Go There Eat What: Tiong Bahru Market & Food Centre

·3-min read
PHOTOS: (CLOCKWISE FROM LEFT) INSTAGRAM/@HUNGRYRAYSHOOTS, REBECCA TOH (TIONG BAHRU MARKET EXTERIOR), INSTAGRAM/@PHOEBEPAPA AND @JIANBOSHUIKUEH
PHOTOS: (CLOCKWISE FROM LEFT) INSTAGRAM/@HUNGRYRAYSHOOTS, REBECCA TOH (TIONG BAHRU MARKET EXTERIOR), INSTAGRAM/@PHOEBEPAPA AND @JIANBOSHUIKUEH
PHOTOS: (CLOCKWISE FROM LEFT) INSTAGRAM/@HUNGRYRAYSHOOTS, REBECCA TOH (TIONG BAHRU MARKET EXTERIOR), INSTAGRAM/@PHOEBEPAPA AND @JIANBOSHUIKUEH

This series is inspired by the National Heritage Board's new digital photography project entitled "Our Hawker Culture: Built for Great Taste", in which four local photographers have captured oft-overlooked features of 12 hawker centres in Singapore. In each edition, we'll highlight one awesome hawker centre and the mouth-watering makan you can find there.

PHOTO: REBECCA TOH
PHOTO: REBECCA TOH
PHOTO: REBECCA TOH

Set in the iconic heritage neighbourhood of (where else?) Tiong Bahru, Tiong Bahru Market & Food Centre (30 Seng Poh Rd, Singapore 168898) was originally built in 1950 and upgraded between 2004-2006.

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PHOTO: REBECCA TOH
PHOTO: REBECCA TOH
PHOTO: REBECCA TOH

Thanks to said renovation works, seating capacity at this hawker centre received a generous upgrade, with ample room of approximately 1.2 metres between tables (pioneering the act of social distancing before it was cool). The hawker centre also features moveable seats to allow better access for elderly patrons and wheelchair users.

PHOTO: REBECCA TOH
PHOTO: REBECCA TOH
PHOTO: REBECCA TOH

Not to mention a skylight that allows patrons to enjoy natural light while they're eating, even when it rains.

PHOTO: REBECCA TOH
PHOTO: REBECCA TOH
PHOTO: REBECCA TOH

As well as good ventilation for both diners and hawkers, because nobody likes eating in a stuffy enclosed space.

So, what stalls should you try? Here's what we recommend:

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Jian Bo Shui Kueh

Founded in 1958, Jian Bo Shui Kueh stall now has outlets islandwide, but there's no beating the original. Firm yet silky kueh, topped with fragrant chye poh and mouthwatering sambal chilli... what's not to love?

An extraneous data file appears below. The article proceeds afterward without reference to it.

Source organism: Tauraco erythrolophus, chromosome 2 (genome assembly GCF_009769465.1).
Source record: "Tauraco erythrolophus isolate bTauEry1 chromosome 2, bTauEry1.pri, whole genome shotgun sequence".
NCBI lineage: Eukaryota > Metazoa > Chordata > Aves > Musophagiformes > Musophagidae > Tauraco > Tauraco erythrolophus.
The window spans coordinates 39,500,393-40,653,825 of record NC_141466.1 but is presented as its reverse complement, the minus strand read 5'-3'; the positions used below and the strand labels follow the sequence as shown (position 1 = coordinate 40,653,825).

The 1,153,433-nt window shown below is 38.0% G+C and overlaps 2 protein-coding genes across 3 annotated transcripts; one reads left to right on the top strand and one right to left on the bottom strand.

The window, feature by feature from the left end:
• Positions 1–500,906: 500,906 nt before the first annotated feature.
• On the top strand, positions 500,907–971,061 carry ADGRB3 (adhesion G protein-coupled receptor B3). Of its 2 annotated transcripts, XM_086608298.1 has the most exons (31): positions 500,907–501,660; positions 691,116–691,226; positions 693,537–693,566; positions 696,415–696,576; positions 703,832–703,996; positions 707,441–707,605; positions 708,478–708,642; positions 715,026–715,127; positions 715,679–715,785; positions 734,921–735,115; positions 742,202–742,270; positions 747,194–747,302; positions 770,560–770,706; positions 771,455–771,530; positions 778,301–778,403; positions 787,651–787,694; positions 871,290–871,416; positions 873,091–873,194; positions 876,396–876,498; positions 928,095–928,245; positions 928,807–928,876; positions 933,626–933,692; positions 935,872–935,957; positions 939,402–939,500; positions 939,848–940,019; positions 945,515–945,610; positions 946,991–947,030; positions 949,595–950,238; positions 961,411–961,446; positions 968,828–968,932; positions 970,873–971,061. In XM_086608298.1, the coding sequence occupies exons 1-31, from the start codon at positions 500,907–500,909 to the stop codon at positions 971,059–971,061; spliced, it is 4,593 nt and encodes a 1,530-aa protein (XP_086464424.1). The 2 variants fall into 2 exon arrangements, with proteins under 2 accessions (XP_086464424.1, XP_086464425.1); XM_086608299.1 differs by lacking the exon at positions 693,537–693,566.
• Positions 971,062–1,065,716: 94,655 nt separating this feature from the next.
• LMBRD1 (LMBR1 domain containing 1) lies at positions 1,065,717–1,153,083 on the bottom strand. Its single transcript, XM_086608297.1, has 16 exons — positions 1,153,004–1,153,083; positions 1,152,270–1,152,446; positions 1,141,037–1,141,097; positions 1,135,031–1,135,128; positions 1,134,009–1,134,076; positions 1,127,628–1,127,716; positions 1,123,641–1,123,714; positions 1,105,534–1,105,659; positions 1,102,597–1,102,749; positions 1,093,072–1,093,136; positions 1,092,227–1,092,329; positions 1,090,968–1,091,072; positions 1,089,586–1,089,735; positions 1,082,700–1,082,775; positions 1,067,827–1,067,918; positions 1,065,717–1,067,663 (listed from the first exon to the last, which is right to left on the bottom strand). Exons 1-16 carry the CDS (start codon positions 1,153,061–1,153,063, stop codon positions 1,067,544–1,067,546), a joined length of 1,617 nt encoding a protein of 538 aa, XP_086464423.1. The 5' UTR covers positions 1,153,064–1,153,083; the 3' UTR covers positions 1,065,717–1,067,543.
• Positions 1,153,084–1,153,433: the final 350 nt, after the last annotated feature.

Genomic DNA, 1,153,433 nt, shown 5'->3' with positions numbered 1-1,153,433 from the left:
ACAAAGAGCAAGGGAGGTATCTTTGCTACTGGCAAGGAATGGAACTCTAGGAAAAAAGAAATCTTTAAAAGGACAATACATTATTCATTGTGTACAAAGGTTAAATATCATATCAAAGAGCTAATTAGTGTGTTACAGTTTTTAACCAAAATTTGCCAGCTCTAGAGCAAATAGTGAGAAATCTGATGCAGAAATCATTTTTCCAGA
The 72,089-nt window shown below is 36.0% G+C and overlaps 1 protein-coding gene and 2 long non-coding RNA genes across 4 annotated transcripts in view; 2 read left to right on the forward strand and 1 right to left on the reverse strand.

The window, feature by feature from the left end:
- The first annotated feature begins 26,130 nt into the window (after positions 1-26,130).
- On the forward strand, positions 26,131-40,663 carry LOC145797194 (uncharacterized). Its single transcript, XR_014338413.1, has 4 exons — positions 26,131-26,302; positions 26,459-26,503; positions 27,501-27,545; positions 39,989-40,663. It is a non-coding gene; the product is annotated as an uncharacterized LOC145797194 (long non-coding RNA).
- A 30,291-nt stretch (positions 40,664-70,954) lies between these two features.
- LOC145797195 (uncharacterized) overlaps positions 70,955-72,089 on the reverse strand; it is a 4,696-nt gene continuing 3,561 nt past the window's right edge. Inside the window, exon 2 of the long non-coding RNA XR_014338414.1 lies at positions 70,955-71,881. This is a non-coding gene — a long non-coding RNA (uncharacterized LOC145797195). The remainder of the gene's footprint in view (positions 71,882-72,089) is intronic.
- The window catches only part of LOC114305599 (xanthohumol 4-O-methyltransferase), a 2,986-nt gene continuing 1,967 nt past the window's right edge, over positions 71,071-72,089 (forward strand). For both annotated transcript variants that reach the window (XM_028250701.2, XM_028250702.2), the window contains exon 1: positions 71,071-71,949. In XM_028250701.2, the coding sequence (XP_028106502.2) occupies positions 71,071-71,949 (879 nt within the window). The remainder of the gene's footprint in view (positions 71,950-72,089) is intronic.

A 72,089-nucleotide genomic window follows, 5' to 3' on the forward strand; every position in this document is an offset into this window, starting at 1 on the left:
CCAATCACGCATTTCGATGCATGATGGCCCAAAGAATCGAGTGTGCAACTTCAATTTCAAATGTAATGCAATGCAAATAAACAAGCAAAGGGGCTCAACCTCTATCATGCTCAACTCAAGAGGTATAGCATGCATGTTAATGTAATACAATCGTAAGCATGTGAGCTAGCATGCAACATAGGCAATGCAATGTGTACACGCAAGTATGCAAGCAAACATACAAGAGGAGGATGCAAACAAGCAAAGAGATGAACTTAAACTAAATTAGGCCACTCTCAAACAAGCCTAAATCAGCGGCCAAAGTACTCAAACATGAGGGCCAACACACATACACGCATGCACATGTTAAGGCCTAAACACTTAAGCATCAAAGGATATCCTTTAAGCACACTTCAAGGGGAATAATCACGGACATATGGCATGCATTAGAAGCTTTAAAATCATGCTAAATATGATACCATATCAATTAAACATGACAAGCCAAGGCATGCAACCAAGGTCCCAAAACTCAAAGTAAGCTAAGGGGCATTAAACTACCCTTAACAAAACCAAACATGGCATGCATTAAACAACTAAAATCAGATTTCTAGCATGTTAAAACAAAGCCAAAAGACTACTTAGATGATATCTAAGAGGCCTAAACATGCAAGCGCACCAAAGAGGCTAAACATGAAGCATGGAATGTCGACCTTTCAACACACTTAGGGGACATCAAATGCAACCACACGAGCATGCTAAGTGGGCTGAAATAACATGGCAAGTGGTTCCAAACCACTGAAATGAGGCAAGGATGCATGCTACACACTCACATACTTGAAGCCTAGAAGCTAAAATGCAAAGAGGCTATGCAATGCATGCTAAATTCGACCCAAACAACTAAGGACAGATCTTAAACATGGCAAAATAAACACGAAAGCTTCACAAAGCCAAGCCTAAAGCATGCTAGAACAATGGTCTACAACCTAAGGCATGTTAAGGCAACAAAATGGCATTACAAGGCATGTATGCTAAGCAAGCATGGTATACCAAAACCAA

Stall number: #02-05

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Teck Seng Soya Bean Milk

You won't be able to go back to machine-made beancurd after trying this stall. The soya bean milk and bowls of beancurd sold here are painstakingly handmade from scratch every morning, ensuring customers get to enjoy the freshest, smoothest beancurd you've ever had – for only $1 (or $1.70 if you want a large bowl)! Be prepared for snaking queues at this stall.

Stall number: #02-69

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Tiong Bahru Hainanese Boneless Chicken Rice

What do you get when you combine fragrant, fluffy rice, fiery chilli with a satisfying kick, and juicy boneless chicken? Answer: A Bib Gourmand rating, an aromatic explosion of flavours and an utterly shiok experience.

Stall number: #02-82

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Zhong Yu Yuan Wei Wanton Noodle

What makes this wanton noodle stall stand out from all the rest, you ask? Well, this stall is famous for their premium "bu jian tian" char siew, which literally translates as "char siew that doesn't see the sky". Or, in layman's terms, pig's armpit char siew (yes, you read that right), aka the most flavourful part of the pig. Taken from between the shoulder and belly, this cut of char siew is marbled, tender and practically melts in your mouth. Be sure to visit as early as possible, because the char siew sells out very quickly!

Stall number: #02-30

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Koh Brother Pig's Organ Soup

This Teowchew-style clear soup has a subtle natural sweetness from the pig bones, pairing beautifully with the crisp saltiness from the preserved vegetables. The offal is meticulously cleaned and prepared, ensuring that the ingredients are served with just the right texture and little, if any, lingering smell from the pig organs. Robust but not overpowering, this soup is a must-try, especially on a rainy day.

Stall number: #02-29

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